The role of fraud in the housing crisis is getting attention this week at a Chicago gathering of attorneys general from states across the country.
Since last year, the AGs have been looking into procedures of the nation’s largest mortgage servicers, led by Bank of America, Wells Fargo and JPMorgan Chase. Now the AGs and federal officials are negotiating with the banks to set lending and foreclosure standards.
A settlement the officials proposed in March would have the banks fund loan modifications.
“Without that kind of mandatory principal writedown, neither the housing market nor the economy as a whole can recover from what the big banks have put us into in the first place,” says Rev. Robert Bushey, pastor of Central Christian Church in the Kankakee County town of Bourbonnais.
Bushey helps lead Illinois People’s Action, a faith-based group that demonstrated Tuesday afternoon outside a downtown hotel where the AGs are meeting.
The activists seem to have an ally in the meeting’s host, Illinois Attorney General Lisa Madigan, a Democrat. “A settlement should require banks to write down the principal on mortgages so that families can afford their payments and have a fighting chance to save their homes,” Madigan's office said in a statement to WBEZ.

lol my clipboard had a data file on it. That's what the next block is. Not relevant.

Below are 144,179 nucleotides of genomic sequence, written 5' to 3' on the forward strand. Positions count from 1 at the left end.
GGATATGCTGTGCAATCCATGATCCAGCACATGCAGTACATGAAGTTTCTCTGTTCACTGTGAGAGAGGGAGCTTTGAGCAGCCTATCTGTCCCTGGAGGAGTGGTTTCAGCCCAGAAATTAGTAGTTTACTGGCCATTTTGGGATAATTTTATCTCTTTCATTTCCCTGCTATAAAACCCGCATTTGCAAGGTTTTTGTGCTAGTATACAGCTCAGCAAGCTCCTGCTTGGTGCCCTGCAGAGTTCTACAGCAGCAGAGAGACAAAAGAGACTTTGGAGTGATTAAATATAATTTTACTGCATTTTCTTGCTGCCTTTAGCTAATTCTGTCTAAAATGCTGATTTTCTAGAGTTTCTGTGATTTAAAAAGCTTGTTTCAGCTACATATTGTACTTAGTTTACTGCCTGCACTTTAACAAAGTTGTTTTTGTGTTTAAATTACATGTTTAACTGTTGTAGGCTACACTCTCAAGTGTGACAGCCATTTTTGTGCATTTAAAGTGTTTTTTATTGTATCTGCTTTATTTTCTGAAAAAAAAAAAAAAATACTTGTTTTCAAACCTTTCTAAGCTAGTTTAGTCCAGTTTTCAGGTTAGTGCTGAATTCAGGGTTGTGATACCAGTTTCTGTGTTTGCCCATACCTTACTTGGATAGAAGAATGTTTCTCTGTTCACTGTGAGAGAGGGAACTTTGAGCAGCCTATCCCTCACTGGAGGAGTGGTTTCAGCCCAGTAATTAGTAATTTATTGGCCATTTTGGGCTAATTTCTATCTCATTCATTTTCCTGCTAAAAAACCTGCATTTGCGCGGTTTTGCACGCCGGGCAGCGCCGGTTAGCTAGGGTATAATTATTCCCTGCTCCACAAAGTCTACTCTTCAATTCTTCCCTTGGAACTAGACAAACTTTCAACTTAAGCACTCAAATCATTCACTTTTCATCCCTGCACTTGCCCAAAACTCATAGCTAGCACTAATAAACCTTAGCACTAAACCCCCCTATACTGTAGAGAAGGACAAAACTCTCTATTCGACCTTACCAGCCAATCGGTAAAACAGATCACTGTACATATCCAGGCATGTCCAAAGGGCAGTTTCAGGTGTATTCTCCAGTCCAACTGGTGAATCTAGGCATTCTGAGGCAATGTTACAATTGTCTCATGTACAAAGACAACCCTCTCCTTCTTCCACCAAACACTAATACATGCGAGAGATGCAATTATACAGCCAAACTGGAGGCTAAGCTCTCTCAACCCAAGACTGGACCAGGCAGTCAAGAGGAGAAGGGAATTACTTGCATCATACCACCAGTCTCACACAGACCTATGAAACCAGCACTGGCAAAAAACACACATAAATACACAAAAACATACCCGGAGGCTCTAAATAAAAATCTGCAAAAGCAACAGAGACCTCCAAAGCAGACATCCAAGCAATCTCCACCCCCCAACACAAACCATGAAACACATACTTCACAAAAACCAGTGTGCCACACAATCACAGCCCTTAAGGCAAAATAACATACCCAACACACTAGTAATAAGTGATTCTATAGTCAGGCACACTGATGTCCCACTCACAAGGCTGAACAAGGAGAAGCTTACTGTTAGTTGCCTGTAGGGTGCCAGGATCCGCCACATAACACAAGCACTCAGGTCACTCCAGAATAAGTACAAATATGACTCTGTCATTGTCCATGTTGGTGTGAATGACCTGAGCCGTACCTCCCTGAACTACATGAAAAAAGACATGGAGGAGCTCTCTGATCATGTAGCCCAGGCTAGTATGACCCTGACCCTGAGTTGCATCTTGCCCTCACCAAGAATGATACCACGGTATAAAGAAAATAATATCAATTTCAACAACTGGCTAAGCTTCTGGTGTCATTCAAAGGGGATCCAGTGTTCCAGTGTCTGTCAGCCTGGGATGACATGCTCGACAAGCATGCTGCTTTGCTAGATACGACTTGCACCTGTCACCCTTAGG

But some Republican AGs say mortgage writedowns could encourage too many borrowers to halt their payments — a threat to the industry. Bloomberg reported Tuesday that at least eight attorneys general have publicly opposed the writedowns as part of any deal.
A new report, meanwhile, suggests that the housing crisis is reaching far into the middle class. Chicago-based National People’s Action reported that prime-interest-rate mortgages have accounted for 48 percent of Cook County foreclosures since January of last year.
The AGs will wrap up their three-day meeting Wednesday.